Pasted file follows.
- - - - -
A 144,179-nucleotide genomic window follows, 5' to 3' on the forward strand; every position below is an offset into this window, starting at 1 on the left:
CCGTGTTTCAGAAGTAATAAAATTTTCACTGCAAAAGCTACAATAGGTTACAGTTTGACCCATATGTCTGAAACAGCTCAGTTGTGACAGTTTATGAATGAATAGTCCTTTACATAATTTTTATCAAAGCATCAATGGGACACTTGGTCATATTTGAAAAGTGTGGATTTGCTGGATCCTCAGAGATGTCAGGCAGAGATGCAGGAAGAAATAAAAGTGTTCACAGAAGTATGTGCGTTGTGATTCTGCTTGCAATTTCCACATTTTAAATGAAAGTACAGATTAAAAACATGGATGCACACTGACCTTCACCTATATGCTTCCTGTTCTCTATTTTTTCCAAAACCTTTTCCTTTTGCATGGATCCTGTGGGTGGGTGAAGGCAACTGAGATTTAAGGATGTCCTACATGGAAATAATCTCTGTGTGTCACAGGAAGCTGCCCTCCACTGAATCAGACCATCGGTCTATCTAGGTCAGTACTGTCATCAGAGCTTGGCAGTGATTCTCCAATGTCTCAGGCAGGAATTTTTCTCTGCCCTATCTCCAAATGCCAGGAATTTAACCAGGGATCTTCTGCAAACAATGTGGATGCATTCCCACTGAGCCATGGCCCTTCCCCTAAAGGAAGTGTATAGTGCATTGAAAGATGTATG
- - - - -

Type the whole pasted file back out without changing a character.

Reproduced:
A 144,179-nucleotide genomic window follows, 5' to 3' on the forward strand; every position below is an offset into this window, starting at 1 on the left:
CCGTGTTTCAGAAGTAATAAAATTTTCACTGCAAAAGCTACAATAGGTTACAGTTTGACCCATATGTCTGAAACAGCTCAGTTGTGACAGTTTATGAATGAATAGTCCTTTACATAATTTTTATCAAAGCATCAATGGGACACTTGGTCATATTTGAAAAGTGTGGATTTGCTGGATCCTCAGAGATGTCAGGCAGAGATGCAGGAAGAAATAAAAGTGTTCACAGAAGTATGTGCGTTGTGATTCTGCTTGCAATTTCCACATTTTAAATGAAAGTACAGATTAAAAACATGGATGCACACTGACCTTCACCTATATGCTTCCTGTTCTCTATTTTTTCCAAAACCTTTTCCTTTTGCATGGATCCTGTGGGTGGGTGAAGGCAACTGAGATTTAAGGATGTCCTACATGGAAATAATCTCTGTGTGTCACAGGAAGCTGCCCTCCACTGAATCAGACCATCGGTCTATCTAGGTCAGTACTGTCATCAGAGCTTGGCAGTGATTCTCCAATGTCTCAGGCAGGAATTTTTCTCTGCCCTATCTCCAAATGCCAGGAATTTAACCAGGGATCTTCTGCAAACAATGTGGATGCATTCCCACTGAGCCATGGCCCTTCCCCTAAAGGAAGTGTATAGTGCATTGAAAGATGTATG